Nintendo Power's Greatest Gossip Gremlins

Nintendo Power had a fascinating look in its early years. It was, of course, a promotional sheaf for all things Nintendo, but the magazine’s staff enjoyed an unprecedented relationship with Japanese publishers. With that came artwork and layouts rarely spotted in America.

Within Nintendo Power you’d see spindly Clash at Demonhead heroes, plastic Blaster Master and Metal Storm models, Mega Man robots somewhere between an American cartoon and a Japanese comic, and lavish art for the lesser-known likes of Astyanax, Code Name: Viper, and Legacy of the Wizard. And you’d see the detailed illustrations of the now-respected Katsuya Terada adorning features for Final Fantasy, Dragon Warrior, and Ultima. Even the comic-strip adventures of Howard and Nester, the former based on Howard Phillips and the latter a bratty little mascot, had distinct manga styling. Nintendo Power wasn’t just a bundle of previews and tips and news about video games that would define an embarrassing volume of childhoods. It was a kaleidoscope gaze into another realm.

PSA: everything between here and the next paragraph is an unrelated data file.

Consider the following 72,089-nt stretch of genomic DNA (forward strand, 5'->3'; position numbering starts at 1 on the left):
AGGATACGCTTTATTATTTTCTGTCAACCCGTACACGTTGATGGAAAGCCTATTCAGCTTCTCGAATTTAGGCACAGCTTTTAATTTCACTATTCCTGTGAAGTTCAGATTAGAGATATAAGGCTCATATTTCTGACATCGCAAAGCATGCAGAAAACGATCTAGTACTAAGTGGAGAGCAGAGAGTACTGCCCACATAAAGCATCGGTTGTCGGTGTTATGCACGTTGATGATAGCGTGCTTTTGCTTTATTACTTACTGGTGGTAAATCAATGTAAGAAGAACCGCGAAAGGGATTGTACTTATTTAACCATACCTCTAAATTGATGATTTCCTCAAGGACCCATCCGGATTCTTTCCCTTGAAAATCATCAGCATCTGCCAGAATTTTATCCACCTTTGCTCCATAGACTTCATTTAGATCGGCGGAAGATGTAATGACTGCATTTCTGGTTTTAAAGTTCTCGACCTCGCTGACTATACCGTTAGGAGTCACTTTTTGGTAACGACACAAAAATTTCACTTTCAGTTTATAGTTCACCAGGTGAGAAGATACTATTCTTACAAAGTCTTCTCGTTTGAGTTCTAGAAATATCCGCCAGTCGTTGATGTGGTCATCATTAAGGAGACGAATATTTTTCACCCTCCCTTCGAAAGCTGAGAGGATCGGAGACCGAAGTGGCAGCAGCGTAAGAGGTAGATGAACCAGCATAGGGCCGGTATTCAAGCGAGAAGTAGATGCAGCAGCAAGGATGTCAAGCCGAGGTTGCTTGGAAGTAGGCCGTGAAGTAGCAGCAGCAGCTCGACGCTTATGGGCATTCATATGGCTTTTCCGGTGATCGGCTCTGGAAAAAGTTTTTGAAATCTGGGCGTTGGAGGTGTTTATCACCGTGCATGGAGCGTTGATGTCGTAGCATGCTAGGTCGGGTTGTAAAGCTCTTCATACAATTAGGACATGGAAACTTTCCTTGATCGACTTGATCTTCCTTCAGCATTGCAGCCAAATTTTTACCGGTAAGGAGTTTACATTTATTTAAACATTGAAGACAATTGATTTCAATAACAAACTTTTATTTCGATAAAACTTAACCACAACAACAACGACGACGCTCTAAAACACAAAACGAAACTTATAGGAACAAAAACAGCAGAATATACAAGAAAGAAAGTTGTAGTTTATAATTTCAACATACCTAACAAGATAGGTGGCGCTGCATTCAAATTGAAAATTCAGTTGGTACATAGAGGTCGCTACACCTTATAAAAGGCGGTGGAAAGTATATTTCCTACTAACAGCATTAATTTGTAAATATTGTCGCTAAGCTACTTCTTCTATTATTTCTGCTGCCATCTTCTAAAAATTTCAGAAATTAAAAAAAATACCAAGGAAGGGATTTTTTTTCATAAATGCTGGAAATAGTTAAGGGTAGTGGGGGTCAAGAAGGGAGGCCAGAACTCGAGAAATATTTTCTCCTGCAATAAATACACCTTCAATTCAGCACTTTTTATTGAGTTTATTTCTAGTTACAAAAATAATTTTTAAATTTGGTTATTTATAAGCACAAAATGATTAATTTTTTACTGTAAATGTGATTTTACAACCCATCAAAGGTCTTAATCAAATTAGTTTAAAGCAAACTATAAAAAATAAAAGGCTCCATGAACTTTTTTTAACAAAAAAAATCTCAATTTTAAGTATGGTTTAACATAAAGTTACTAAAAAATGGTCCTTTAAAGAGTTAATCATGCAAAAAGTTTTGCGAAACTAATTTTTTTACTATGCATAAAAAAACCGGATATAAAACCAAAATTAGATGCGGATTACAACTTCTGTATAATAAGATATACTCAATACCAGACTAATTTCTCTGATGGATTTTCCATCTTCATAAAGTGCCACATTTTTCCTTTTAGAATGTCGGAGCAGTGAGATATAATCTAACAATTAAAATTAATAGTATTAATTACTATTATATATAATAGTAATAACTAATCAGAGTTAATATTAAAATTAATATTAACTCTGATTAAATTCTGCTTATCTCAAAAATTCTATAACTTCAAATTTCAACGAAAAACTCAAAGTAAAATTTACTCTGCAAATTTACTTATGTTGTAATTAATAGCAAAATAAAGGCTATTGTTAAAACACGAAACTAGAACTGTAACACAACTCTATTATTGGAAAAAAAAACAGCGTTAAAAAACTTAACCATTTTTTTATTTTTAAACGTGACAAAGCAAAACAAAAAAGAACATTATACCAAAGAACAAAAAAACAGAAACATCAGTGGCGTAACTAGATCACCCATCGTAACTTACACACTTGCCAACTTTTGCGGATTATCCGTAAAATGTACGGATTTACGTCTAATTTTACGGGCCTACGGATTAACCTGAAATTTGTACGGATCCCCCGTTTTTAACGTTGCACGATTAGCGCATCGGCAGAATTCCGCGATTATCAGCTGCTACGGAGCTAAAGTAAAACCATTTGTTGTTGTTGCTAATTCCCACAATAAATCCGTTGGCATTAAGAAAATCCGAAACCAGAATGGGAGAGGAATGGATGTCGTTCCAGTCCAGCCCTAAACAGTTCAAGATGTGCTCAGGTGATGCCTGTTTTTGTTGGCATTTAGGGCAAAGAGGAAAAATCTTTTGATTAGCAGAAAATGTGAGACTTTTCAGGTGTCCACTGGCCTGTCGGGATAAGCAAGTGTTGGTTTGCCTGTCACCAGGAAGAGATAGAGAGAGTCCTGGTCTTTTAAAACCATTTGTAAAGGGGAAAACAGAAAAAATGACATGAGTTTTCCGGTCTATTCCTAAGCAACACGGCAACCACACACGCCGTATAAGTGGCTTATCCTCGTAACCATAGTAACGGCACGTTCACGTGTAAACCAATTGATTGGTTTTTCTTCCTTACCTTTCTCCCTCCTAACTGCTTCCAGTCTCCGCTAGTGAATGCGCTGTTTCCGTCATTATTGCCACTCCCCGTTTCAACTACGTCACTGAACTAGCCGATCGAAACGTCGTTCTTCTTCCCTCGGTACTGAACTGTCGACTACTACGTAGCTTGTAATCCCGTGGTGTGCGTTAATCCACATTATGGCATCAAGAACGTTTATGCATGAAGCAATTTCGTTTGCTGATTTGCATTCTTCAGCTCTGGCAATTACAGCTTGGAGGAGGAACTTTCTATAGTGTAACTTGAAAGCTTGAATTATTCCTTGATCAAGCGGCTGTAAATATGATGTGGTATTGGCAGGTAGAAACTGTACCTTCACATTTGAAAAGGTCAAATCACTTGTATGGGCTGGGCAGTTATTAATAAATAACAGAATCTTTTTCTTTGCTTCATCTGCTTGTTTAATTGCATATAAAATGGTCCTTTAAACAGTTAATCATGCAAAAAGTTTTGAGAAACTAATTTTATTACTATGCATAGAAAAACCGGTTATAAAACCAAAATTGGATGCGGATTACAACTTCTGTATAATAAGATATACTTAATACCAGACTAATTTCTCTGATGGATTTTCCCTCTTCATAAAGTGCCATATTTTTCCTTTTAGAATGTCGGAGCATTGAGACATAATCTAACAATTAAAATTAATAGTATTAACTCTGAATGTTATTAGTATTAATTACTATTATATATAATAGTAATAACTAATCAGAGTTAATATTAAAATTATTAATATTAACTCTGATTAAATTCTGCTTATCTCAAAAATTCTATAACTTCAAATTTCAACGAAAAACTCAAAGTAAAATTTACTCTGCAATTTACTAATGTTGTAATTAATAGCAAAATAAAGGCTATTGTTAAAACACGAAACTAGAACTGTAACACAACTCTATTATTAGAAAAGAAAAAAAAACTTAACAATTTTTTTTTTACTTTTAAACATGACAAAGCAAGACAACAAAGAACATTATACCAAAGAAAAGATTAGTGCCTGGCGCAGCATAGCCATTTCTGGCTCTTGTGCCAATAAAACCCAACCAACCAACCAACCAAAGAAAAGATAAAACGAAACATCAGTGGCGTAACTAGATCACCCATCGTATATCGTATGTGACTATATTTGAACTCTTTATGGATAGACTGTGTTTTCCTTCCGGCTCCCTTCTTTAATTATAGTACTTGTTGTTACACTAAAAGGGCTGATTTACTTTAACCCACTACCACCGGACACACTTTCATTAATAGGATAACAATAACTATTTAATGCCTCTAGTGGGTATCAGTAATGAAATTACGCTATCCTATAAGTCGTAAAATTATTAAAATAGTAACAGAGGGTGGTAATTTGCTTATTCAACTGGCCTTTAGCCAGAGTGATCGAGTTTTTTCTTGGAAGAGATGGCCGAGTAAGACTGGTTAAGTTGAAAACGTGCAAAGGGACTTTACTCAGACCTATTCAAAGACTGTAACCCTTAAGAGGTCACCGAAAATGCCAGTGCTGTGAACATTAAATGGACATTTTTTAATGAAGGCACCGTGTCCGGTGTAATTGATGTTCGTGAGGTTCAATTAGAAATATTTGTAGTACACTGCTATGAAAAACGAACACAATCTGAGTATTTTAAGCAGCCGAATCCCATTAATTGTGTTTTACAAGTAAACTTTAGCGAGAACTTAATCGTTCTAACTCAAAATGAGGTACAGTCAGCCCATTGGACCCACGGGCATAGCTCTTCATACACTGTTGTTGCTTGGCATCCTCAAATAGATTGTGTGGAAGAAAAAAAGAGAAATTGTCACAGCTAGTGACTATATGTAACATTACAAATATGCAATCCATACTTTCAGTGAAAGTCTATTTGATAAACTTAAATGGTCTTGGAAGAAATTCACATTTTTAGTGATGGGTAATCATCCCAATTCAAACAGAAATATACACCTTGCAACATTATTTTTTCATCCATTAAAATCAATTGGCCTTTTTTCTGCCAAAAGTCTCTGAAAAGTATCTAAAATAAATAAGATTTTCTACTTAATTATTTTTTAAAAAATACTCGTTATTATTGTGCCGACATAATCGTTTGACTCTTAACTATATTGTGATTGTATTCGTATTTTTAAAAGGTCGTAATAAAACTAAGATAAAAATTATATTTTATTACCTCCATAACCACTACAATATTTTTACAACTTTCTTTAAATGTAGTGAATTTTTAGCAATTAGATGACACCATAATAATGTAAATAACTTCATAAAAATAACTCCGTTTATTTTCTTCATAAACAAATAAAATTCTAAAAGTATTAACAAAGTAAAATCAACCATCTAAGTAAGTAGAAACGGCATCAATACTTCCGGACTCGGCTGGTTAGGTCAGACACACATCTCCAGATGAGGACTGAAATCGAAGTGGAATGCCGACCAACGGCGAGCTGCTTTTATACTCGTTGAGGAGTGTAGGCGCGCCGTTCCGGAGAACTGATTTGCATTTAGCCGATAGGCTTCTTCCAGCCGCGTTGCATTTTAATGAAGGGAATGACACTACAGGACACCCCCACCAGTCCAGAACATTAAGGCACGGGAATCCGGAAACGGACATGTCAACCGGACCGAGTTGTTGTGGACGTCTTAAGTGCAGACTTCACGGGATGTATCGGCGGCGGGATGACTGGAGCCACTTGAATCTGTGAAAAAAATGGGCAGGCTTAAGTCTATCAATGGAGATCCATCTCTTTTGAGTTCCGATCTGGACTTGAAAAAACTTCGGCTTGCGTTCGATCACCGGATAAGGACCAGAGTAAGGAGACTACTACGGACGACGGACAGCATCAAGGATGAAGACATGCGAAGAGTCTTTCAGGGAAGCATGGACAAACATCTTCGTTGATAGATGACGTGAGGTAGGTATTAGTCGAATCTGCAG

The Gossip Gremlins had a small but memorable role in this. No doubt borrowed from Japanese publications, the Gremlins were fanciful critters who popped up at the bottom of Nintendo Power’s Pak Watch previews section. They spouted tidbits about games too early to have plentiful screenshots or solid details, giving the magazine a cute package for random information.

The Gremlins also offered some of the most creative art in Nintendo Power, as they weren't based on actual games. Unburdened by commercial demands, the artists cut loose and drew marvelously odd creatures from the heart of Japan’s late-1980 pop culture. And I picked out my favorites.
 
THE EYE KNIGHT 
January/February 1989 
If the Gossip Gremlins rarely came from real NES games, many were cut from the same aesthetics. The Eye Knight is a perfect example, familiar enough to make young readers wonder if they'd encountered such a creature in The Legend of Zelda, Dr. Chaos, or the inner reaches of Deadly Towers that few had the patience to reach.


An armored warrior with a huge Technodrome iris where his face should be? That’s almost too good of a design to waste on a blurb about Defender of the Crown—a blurb that’s half inaccurate, since the game isn't really about Robin Hood.


In fact, Nintendo Power liked the Eye Knight enough to use him (her?) twice. The creature shows up again in the March/April issue to mention some news about Hi-Tech. Too bad, Eye Knight. You deserved to be skewered by Link in Zelda II, not reduced to bandying Chessmaster rumors.